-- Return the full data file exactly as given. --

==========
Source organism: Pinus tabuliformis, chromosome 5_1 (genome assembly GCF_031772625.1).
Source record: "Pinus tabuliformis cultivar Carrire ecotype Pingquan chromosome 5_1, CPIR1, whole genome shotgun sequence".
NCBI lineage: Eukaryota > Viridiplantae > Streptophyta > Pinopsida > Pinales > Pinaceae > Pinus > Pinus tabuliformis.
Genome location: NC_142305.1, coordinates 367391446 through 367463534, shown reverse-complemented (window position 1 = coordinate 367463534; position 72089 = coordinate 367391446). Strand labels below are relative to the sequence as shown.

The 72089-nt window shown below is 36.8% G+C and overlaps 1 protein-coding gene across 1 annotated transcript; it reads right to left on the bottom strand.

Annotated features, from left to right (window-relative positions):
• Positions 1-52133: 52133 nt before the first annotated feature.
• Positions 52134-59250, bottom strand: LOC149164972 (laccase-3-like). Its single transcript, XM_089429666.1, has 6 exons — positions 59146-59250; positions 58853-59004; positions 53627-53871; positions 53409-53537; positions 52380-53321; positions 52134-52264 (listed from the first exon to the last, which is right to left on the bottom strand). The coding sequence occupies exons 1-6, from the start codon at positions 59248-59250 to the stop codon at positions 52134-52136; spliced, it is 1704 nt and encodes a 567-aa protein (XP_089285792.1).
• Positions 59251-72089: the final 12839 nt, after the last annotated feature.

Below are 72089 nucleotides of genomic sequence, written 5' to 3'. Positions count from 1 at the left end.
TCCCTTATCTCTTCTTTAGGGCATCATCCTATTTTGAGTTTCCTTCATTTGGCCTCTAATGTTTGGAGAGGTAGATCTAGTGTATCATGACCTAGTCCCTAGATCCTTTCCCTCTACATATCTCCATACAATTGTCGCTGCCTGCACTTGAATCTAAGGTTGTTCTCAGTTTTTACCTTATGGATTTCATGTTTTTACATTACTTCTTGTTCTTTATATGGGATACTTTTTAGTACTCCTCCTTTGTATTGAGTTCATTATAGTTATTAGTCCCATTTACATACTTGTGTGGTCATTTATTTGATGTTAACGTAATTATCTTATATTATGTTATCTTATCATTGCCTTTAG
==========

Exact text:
Source organism: Pinus tabuliformis, chromosome 5_1 (genome assembly GCF_031772625.1).
Source record: "Pinus tabuliformis cultivar Carrire ecotype Pingquan chromosome 5_1, CPIR1, whole genome shotgun sequence".
NCBI lineage: Eukaryota > Viridiplantae > Streptophyta > Pinopsida > Pinales > Pinaceae > Pinus > Pinus tabuliformis.
Genome location: NC_142305.1, coordinates 367391446 through 367463534, shown reverse-complemented (window position 1 = coordinate 367463534; position 72089 = coordinate 367391446). Strand labels below are relative to the sequence as shown.

The 72089-nt window shown below is 36.8% G+C and overlaps 1 protein-coding gene across 1 annotated transcript; it reads right to left on the bottom strand.

Annotated features, from left to right (window-relative positions):
• Positions 1-52133: 52133 nt before the first annotated feature.
• Positions 52134-59250, bottom strand: LOC149164972 (laccase-3-like). Its single transcript, XM_089429666.1, has 6 exons — positions 59146-59250; positions 58853-59004; positions 53627-53871; positions 53409-53537; positions 52380-53321; positions 52134-52264 (listed from the first exon to the last, which is right to left on the bottom strand). The coding sequence occupies exons 1-6, from the start codon at positions 59248-59250 to the stop codon at positions 52134-52136; spliced, it is 1704 nt and encodes a 567-aa protein (XP_089285792.1).
• Positions 59251-72089: the final 12839 nt, after the last annotated feature.

Below are 72089 nucleotides of genomic sequence, written 5' to 3'. Positions count from 1 at the left end.
TCCCTTATCTCTTCTTTAGGGCATCATCCTATTTTGAGTTTCCTTCATTTGGCCTCTAATGTTTGGAGAGGTAGATCTAGTGTATCATGACCTAGTCCCTAGATCCTTTCCCTCTACATATCTCCATACAATTGTCGCTGCCTGCACTTGAATCTAAGGTTGTTCTCAGTTTTTACCTTATGGATTTCATGTTTTTACATTACTTCTTGTTCTTTATATGGGATACTTTTTAGTACTCCTCCTTTGTATTGAGTTCATTATAGTTATTAGTCCCATTTACATACTTGTGTGGTCATTTATTTGATGTTAACGTAATTATCTTATATTATGTTATCTTATCATTGCCTTTAG